Thursday, 17 December 2015

Mediterranean moray - Muraena helena - Linnaeus, 1758 - Σμέρνα - Cyprus

The Mediterranean moray (sometimes also called Roman eel, Muraena helena) is a fish of the moray eel family. It has a long eel-like body and is found in the eastern Atlantic Ocean and Mediterranean Sea. Its bite can be dangerous to humans.
The Mediterranean moray has an elongated, eel-like body and can reach a length of 1.5 meters and weigh over 15 kilograms. Its coloration varies from dark grey to dark brown with fine dark spots. The skin is slimy and without scales. The dorsal fin begins behind its head and continues to the caudal fin (fused with the anal fin). Pectoral fins are absent, teeth are long and sharp-pointed (like other morays), the mouth is long and robust and reaches behind the gills.
The Mediterranean moray is known for its ‘alien’-like pharyngeal jaw. A pharyngeal jaw works like a second jaw. The moray first bites into its prey with their first set of teeth then the pharyngeal jaw/teeth come forward. It is like a two-bone hook structure (as shown in the picture at website ). It grabs the prey and drags it towards its oesophagus for swallowing. This is the only animal known to do so. The Mediterranean moray’s pharyngeal jaw is homologous to the jaws of many other ray-finned fish, for example, a parrot fish, which use their pharyngeal jaw for grinding their food. Scientists believe they came to have these ‘alien’-like jaws from being in tight spaces where the suction technique used by many other fish is not ideal. It also helps when trying to eat prey larger than itself. The Mediterranean moray used to have front fins. In the absence of these it is believed the muscles which used to support them now support the movement of the pharyngeal jaw. Other muscles still have the same attachments as those of other ray-finned fish like the parrot fish but which have become larger and longer.
Although snakes and Mediterranean morays are not closely related, the body of the Mediterranean moray is analogous to that of a snake. It is structured differently but serves the same function. Their bodies of both are flexible for folding or coiling into small places, for example, crevices for the Mediterranean moray and under rocks for the snake. Both also use their bodies to slither from place to place whether it be in the water or on land. The pharyngeal jaw of the Mediterranean moray (which is explained above) is also analogous to the snake’s jaw. The right and left jaw of the snake unattach allowing the snake to eat larger prey than itself successfully. The pharyngeal jaw of the Mediterranean moray uses a different method and has a different structure than the snake's but the outcome, purpose and advantage are the same. These analogous features have evolved independently of each other as both animals have adapted to their environment.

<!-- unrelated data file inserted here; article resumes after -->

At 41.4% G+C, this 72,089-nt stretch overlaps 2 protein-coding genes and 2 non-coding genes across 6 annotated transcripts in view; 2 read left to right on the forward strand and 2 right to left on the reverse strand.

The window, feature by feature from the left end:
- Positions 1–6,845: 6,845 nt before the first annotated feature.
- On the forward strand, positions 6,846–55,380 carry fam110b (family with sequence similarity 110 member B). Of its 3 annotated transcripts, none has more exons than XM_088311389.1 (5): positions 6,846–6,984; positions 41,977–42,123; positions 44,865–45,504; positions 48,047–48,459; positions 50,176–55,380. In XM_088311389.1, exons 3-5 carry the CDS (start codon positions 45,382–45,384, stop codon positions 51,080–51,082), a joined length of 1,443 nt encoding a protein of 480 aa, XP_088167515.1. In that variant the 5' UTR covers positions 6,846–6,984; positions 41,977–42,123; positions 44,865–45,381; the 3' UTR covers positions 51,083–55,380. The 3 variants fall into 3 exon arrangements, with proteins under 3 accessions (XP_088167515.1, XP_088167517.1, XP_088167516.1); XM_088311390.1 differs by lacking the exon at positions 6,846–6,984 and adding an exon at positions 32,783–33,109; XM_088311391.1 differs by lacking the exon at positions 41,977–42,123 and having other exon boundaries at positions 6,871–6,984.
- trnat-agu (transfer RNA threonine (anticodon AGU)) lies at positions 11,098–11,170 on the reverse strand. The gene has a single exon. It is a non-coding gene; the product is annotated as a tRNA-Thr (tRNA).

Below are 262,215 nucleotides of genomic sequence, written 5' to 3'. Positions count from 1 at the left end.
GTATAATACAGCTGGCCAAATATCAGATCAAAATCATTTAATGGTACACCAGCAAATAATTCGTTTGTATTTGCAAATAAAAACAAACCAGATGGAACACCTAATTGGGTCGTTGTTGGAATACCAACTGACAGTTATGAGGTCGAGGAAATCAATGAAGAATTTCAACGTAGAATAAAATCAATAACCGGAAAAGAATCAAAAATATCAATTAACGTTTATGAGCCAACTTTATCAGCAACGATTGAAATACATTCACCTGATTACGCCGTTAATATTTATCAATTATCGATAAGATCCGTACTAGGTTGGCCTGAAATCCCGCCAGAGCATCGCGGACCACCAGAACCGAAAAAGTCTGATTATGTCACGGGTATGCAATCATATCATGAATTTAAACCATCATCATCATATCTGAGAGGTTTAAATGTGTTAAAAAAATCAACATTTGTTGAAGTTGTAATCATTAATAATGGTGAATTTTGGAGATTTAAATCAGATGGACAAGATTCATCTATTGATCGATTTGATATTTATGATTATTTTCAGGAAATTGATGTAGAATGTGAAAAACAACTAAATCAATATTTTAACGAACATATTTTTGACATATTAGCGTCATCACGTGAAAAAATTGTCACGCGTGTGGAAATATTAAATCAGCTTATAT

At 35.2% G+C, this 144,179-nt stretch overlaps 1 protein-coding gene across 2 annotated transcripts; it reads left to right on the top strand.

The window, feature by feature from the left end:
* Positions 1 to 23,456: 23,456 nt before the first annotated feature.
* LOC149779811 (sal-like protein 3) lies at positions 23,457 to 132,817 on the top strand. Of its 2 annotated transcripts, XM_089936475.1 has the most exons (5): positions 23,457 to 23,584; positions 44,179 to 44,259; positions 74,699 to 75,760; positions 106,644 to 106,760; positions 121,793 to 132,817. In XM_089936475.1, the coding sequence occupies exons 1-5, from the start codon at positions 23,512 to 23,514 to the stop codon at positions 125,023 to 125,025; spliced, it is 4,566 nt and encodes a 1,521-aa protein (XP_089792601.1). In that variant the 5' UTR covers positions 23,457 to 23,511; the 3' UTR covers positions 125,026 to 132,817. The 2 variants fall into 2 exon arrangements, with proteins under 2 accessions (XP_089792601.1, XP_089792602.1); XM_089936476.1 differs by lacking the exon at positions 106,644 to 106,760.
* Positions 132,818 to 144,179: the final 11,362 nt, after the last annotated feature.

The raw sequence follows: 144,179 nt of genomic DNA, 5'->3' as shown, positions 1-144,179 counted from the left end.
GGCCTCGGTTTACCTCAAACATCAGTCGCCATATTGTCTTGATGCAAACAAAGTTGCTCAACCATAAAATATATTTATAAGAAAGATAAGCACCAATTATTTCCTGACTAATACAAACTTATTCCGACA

The Mediterranean moray inhabits the coastal waters of the eastern Atlantic Ocean from the British Isles to the coast of Senegal; the waters of the Canary Islands and the Azores; and the Mediterranean Sea. It prefers rocky bottoms and lives in depths of from 16.5 to 264 feet (5 to 80 meters). It is a solitary and territorial species. The Mediterranean moray spends most of the day in cavities and clefts between rocks and is more active at night. It hunts fishes, crayfishes and cephalopods, but also feeds on dead animals.

The Mediterranean moray's reproduction is not well known. They spawn about 60,000 eggs into open water, from which planktonic transparent leptocephali hatch.

One parasitic crustacean, the trematode Folliculovarium mediterraneum and the flatworm Lecithochirium grandiporum are parasites of the Mediterranean moray.
The bite of the Mediterranean moray can be dangerous mainly due to the mildly toxic slime of its skin. It can be utilized fresh and eaten broiled, boiled and baked. The skin can be used for leather.From Wikipedia, the free encyclopedia

Underwater photos at Akrotiri 2015 by Kostas Aristeidou

Underwater photo by Costas Constantinou